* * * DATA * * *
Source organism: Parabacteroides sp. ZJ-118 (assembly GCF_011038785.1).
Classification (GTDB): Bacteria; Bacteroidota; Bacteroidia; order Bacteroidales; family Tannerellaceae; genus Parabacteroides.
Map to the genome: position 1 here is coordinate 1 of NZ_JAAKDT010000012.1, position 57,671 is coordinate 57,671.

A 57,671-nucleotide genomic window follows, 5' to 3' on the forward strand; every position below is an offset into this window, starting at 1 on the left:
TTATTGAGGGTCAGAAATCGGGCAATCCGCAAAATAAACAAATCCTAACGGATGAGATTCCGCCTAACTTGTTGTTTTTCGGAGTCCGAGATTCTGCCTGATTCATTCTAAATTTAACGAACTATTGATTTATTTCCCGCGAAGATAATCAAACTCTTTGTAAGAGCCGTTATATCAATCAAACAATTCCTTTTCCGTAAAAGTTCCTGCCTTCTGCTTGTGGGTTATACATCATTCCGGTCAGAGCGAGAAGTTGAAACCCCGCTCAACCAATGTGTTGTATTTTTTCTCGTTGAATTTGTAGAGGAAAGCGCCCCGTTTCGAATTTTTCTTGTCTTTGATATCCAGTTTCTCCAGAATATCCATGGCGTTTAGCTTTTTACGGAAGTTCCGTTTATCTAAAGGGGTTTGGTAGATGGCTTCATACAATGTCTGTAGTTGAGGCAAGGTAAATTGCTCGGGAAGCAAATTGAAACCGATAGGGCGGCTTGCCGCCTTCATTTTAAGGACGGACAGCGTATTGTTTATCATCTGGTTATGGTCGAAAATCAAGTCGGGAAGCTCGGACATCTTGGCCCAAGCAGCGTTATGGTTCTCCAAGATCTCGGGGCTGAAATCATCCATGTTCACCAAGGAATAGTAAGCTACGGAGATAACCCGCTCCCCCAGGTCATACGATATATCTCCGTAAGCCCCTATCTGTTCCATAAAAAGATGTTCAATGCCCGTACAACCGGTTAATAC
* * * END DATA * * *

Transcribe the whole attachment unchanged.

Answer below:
Source organism: Parabacteroides sp. ZJ-118 (assembly GCF_011038785.1).
Classification (GTDB): Bacteria; Bacteroidota; Bacteroidia; order Bacteroidales; family Tannerellaceae; genus Parabacteroides.
Map to the genome: position 1 here is coordinate 1 of NZ_JAAKDT010000012.1, position 57,671 is coordinate 57,671.

A 57,671-nucleotide genomic window follows, 5' to 3' on the forward strand; every position below is an offset into this window, starting at 1 on the left:
TTATTGAGGGTCAGAAATCGGGCAATCCGCAAAATAAACAAATCCTAACGGATGAGATTCCGCCTAACTTGTTGTTTTTCGGAGTCCGAGATTCTGCCTGATTCATTCTAAATTTAACGAACTATTGATTTATTTCCCGCGAAGATAATCAAACTCTTTGTAAGAGCCGTTATATCAATCAAACAATTCCTTTTCCGTAAAAGTTCCTGCCTTCTGCTTGTGGGTTATACATCATTCCGGTCAGAGCGAGAAGTTGAAACCCCGCTCAACCAATGTGTTGTATTTTTTCTCGTTGAATTTGTAGAGGAAAGCGCCCCGTTTCGAATTTTTCTTGTCTTTGATATCCAGTTTCTCCAGAATATCCATGGCGTTTAGCTTTTTACGGAAGTTCCGTTTATCTAAAGGGGTTTGGTAGATGGCTTCATACAATGTCTGTAGTTGAGGCAAGGTAAATTGCTCGGGAAGCAAATTGAAACCGATAGGGCGGCTTGCCGCCTTCATTTTAAGGACGGACAGCGTATTGTTTATCATCTGGTTATGGTCGAAAATCAAGTCGGGAAGCTCGGACATCTTGGCCCAAGCAGCGTTATGGTTCTCCAAGATCTCGGGGCTGAAATCATCCATGTTCACCAAGGAATAGTAAGCTACGGAGATAACCCGCTCCCCCAGGTCATACGATATATCTCCGTAAGCCCCTATCTGTTCCATAAAAAGATGTTCAATGCCCGTACAACCGGTTAATAC